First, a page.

Back to the party! A live band played near the base of a Paul Bunyan statue (absent Babe). Showcasing Pacific Northwest vintners and brewers, five wine tents and one cider tent poured one sample per drink ticket. We chose varietals and vendors that were new to us, and all were delicious.

Shaken Bar Room and Bistro, also local, catered the event, providing finger foods like mini tacos and fresh fruits and cheeses. Very yummy stuff that kept our tummies happy. We headed back to the logging museum/gift shop and purchased a few bottles of the wines we liked best. And before we knew it, the whistle was blowing: time to make our way back…

Waiting for us at our table was a chocolate steam engine. Not too big—just the right amount of sweetness to end our vino focused meal as the train took us back to Elbe.

Truly a fun way to spend a few hours, I recommend you take this train ride back in time. A dose of history and fun near the base of Mount Rainier—in the train inspired time zone called the Pacific. Toot-toot! Just don’t be late… J 🚂

 

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Les deux Palouse

I dedicate this blog post to Pat, one of my very best friends, who just lost her courageous battle with cancer. She has been–and always will be–my inspiration in my writings, travels and parenting, and so much more. In her words, “If you can take the trip, don’t wait. See the world. Go…” I will–I promise. J 

There’s something about rolling hills and endless fields of grain under a beautiful blue sky that just gives off good vibes. French-Canadian fur traders of yesteryear referred to the area where the borders of Washington and Idaho meet up as “pelouse”—land with short and thick grass.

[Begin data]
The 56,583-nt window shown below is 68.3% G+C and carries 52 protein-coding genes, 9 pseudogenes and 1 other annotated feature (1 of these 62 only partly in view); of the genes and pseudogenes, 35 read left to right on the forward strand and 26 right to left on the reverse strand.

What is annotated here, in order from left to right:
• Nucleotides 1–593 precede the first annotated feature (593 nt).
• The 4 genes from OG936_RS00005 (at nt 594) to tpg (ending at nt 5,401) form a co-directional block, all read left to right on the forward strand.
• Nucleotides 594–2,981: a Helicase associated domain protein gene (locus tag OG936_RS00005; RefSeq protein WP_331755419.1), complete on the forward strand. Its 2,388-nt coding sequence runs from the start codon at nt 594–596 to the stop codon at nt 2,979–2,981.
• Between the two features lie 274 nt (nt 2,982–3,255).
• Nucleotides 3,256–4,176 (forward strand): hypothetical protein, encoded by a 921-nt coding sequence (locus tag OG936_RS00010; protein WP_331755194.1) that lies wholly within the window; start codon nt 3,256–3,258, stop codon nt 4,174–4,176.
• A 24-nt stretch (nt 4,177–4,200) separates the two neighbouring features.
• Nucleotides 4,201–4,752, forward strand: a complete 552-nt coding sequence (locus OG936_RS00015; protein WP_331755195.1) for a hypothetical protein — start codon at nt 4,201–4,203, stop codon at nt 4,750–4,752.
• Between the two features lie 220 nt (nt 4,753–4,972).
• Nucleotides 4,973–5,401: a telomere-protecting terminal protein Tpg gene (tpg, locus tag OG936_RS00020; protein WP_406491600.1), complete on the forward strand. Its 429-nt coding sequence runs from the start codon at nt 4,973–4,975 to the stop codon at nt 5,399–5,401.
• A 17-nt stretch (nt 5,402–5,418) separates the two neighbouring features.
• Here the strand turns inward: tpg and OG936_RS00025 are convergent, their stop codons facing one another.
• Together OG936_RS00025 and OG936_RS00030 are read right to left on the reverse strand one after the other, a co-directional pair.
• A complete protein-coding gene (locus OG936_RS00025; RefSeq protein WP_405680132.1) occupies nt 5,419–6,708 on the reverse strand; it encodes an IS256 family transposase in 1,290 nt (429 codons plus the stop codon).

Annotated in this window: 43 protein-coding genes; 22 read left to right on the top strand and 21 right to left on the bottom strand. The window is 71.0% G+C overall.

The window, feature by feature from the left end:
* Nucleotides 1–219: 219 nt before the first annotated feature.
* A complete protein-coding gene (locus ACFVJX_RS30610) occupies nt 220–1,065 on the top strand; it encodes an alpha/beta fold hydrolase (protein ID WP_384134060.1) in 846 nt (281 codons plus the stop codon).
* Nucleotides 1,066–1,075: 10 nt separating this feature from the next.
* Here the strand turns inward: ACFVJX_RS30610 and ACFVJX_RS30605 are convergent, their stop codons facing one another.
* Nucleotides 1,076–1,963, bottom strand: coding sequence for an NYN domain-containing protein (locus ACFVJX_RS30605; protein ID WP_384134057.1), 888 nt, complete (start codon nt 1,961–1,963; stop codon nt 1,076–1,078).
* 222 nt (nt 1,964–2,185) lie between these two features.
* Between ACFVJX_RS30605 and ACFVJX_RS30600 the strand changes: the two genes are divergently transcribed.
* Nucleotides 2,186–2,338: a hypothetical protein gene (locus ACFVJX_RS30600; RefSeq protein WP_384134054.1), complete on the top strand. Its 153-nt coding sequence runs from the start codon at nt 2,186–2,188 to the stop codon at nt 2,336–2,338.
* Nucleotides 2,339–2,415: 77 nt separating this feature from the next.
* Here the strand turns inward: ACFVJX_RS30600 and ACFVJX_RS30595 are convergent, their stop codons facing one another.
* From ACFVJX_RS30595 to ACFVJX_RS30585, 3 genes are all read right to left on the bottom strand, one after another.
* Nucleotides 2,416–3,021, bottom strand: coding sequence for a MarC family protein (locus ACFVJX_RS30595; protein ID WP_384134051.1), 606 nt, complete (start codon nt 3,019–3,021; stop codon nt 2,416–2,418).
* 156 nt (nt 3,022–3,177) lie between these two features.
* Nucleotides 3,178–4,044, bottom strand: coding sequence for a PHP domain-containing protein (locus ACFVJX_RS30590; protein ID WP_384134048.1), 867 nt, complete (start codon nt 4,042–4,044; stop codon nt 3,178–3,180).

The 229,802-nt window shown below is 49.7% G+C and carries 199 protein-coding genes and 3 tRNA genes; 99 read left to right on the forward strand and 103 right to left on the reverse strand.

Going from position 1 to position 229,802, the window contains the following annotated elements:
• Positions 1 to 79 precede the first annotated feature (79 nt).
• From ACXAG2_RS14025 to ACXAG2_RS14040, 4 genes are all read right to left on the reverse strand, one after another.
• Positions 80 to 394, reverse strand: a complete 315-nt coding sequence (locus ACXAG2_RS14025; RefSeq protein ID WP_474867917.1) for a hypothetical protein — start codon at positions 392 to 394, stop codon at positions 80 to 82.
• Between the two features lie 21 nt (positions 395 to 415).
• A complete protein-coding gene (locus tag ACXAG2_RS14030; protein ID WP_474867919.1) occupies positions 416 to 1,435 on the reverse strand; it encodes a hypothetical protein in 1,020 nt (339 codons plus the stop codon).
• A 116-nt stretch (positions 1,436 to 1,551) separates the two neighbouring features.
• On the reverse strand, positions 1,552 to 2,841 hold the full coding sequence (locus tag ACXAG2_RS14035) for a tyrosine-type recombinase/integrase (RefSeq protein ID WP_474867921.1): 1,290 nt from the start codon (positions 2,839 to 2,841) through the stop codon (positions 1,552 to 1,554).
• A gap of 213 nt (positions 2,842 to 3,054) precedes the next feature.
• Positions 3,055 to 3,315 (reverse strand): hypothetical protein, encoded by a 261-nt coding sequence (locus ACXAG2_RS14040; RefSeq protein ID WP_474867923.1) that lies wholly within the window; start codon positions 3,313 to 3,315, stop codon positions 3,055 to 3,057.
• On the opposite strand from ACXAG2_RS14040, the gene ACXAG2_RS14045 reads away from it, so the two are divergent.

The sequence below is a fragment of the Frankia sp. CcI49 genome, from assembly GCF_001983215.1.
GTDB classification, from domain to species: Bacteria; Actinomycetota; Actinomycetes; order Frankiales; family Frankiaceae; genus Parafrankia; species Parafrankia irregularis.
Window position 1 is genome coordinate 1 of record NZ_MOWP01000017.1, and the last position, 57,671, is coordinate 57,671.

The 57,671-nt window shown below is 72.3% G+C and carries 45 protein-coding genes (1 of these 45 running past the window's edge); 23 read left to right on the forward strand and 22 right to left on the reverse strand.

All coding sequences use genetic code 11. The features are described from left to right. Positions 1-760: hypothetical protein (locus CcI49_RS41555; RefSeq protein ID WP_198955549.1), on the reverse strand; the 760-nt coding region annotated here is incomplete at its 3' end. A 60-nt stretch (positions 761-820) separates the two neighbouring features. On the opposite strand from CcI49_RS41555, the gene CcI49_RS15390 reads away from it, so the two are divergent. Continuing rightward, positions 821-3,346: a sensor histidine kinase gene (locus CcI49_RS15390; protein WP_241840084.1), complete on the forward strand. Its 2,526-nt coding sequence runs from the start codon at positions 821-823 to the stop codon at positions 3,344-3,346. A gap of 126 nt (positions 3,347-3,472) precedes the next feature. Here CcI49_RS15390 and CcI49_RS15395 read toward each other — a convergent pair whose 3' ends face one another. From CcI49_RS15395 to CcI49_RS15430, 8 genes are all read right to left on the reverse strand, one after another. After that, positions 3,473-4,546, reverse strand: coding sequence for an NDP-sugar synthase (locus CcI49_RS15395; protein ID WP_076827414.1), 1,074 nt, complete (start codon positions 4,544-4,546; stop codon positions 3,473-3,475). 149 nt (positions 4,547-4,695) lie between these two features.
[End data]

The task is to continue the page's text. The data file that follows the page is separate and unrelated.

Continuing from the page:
While the fur traders’ primary reason for visiting this land of rounded grassy mini mountains was, well, furry, The Palouse of today is all about growing food. And fun. And for two college towns, thriving economies.

On a recent road trip to this happening place, my daughter and I experienced for ourselves how this landlocked corner of the Pacific Northwest is anything but square…

Lodge-ical

Every fun road trip deserves a hip motor inn on its route. For us, that meant the newly renovated Monarch Motel. Friendly helpful staff, comfy clean rooms, and funky décor (like fuzzy orange throw pillows!) made this boutique hotel the perfect home base for our Palouse adventure.

And its location can’t be beat—walking distance to everything in downtown Moscow. Gotta love that! Just a few steps to stores, restaurants and one very swank farmers market…

Eventful

True to its name, the Moscow Farmers Market sells local seasonal produce—super fresh and very colorful. But this Saturday-only, May-October event isn’t just about fruits and veggies; nope. It’s all about pizazz…

We entered the market at one end of the closed-off road where a local band played upbeat tunes for all passers by. Walking with our friends, we encountered another band playing at a city park, surrounded by market vendors and patrons. No shortage of music here!

Selling everything from painted rocks to fresh cut flowers to yummy kabobs, this street party has it all. I even tried Egyptian food for the first time ever! A dish known as Koshari—and it was goooooood…

Not to be outdone by Moscow, Pullman was hosting its own event that same weekend: the National Lentil Festival. Yes, that’s right—this little legume has its very own annual party. Farmers in The Palouse grow and harvest about one quarter of the lentils (and other pulse crops) for the United States. Because of that stat, this town throws one heck of a summer celebration.